Therapy could improve and prolong sight in those suffering vision loss
Wednesday, March 13, 2019
Millions of Americans are progressively losing their sight as cells in their eyes deteriorate, but a new therapy developed by researchers at the University of California, Berkeley, could help prolong useful vision and delay total blindness.
The treatment—involving either a drug or gene therapy—works by reducing the noise generated by nerve cells in the eye, which can interfere with vision much the way tinnitus interferes with hearing. UC Berkeley neurobiologists have already shown that this approach improves vision in mice with a genetic condition, retinitis pigmentosa, that slowly leaves them blind.
Reducing this noise should bring images more sharply into view for people with retinitis pigmentosa and other types of retinal degeneration, including the most common form, age- related macular degeneration.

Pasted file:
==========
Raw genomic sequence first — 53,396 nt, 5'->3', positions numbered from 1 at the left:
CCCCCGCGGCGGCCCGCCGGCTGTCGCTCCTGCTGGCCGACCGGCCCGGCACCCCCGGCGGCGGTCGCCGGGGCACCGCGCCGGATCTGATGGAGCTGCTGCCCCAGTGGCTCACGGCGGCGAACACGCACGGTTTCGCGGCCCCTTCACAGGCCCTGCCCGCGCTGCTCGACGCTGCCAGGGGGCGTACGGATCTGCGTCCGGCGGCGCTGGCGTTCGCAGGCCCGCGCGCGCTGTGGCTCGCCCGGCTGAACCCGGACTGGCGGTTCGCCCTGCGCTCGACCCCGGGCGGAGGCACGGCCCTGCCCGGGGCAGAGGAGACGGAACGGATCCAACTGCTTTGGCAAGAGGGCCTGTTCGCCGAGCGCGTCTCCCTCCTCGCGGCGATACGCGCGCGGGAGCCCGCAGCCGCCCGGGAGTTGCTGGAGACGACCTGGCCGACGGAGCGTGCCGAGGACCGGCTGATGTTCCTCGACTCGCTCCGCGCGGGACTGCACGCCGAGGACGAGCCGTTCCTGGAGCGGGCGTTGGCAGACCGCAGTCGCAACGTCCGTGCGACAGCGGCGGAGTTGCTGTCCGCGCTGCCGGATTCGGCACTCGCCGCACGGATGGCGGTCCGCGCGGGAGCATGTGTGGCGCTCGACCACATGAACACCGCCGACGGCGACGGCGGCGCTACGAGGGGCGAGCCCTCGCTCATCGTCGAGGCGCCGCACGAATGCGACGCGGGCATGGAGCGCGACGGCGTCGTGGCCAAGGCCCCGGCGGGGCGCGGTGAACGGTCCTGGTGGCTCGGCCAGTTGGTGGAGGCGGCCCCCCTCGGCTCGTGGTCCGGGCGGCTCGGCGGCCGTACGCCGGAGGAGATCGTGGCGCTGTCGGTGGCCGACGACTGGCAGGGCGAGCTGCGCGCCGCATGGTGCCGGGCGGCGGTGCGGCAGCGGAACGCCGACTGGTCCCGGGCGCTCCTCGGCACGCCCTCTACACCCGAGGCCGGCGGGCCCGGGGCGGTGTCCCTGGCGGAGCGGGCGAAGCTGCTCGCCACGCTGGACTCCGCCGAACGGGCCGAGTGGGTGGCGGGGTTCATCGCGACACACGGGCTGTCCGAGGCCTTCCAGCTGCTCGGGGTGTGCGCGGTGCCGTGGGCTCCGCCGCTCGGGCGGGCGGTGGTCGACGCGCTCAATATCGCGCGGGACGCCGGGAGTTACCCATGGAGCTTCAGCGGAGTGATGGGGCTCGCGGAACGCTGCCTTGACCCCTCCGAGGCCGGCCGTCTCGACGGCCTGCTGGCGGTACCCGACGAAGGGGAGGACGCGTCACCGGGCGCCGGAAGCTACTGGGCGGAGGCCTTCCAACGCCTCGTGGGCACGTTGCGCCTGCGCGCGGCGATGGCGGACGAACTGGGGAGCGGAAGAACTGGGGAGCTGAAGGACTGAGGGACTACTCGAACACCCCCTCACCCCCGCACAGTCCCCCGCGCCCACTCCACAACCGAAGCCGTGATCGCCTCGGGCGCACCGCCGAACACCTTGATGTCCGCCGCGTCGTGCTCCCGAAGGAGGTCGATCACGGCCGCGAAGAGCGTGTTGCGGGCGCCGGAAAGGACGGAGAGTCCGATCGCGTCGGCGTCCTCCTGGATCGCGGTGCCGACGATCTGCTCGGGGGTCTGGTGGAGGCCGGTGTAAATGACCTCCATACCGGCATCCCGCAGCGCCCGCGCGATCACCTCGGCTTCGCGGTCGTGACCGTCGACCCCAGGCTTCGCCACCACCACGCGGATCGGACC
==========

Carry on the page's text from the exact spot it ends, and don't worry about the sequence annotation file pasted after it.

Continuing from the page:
"This isn't a cure for these diseases, but a treatment that may help people see better. This won't put back the photoreceptors that have died, but maybe give people an extra few years of useful vision with the ones that are left," said neuroscientist Richard Kramer, a professor of molecular and cell biology at UC Berkeley. "It makes the retina work as well as it possibly can, given what it has to work with. You would maybe make low vision not quite so low."
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